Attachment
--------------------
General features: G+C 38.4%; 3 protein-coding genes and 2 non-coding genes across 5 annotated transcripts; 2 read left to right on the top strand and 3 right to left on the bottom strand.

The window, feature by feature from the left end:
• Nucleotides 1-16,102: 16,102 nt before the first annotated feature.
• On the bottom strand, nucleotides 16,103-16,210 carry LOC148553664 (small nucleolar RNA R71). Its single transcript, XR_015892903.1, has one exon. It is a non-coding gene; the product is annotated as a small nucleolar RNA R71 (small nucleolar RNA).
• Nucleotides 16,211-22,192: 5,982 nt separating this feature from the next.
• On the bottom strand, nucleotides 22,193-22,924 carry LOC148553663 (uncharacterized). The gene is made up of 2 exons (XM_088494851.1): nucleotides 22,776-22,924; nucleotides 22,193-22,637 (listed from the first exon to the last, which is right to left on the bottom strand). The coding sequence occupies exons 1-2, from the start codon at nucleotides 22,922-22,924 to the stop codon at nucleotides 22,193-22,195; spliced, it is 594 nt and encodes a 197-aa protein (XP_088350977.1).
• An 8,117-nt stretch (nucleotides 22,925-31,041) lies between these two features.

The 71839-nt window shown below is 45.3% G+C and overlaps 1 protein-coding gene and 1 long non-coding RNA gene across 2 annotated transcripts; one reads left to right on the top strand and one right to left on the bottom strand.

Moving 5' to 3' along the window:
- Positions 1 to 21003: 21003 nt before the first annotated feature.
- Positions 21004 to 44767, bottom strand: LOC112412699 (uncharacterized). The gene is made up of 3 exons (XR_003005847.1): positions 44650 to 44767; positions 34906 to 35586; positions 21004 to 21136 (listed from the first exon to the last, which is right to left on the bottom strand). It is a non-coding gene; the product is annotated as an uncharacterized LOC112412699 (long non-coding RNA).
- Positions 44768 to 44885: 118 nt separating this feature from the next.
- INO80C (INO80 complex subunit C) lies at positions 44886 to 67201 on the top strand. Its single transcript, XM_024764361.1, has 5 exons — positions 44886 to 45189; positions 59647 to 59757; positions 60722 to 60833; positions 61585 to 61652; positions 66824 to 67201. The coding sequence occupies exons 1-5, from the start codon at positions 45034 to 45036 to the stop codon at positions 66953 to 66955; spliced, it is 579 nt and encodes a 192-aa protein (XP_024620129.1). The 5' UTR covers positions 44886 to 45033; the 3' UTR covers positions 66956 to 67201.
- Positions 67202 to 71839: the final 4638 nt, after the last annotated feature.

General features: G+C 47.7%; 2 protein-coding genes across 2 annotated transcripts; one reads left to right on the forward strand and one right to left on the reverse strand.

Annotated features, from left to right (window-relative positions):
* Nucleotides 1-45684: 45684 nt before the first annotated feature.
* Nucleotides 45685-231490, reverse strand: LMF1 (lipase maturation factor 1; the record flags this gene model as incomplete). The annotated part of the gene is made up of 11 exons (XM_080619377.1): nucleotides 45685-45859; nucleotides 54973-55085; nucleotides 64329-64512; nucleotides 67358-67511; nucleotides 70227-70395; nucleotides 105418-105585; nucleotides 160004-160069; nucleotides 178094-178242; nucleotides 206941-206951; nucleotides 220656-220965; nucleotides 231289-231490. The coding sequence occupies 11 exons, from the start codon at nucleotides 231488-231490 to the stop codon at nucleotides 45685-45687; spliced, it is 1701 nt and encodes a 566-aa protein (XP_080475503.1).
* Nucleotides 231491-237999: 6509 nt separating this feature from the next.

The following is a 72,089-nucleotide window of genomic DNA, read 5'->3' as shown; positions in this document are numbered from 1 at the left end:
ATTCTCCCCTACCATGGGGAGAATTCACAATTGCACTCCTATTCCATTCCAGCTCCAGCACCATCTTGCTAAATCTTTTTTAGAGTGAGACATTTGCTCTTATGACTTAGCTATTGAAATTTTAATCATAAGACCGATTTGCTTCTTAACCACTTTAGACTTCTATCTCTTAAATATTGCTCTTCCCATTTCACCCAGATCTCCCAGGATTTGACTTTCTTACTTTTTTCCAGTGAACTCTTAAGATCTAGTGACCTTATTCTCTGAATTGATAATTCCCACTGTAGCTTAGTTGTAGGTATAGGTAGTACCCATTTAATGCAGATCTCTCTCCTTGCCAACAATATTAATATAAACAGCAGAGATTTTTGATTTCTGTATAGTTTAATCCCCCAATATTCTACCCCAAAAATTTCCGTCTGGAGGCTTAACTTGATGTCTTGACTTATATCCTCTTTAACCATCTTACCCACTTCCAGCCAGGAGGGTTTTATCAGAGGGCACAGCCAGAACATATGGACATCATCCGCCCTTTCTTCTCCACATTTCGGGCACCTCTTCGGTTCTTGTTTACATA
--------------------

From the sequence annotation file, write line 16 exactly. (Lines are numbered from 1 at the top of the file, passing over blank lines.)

Annotated features, from left to right (window-relative positions):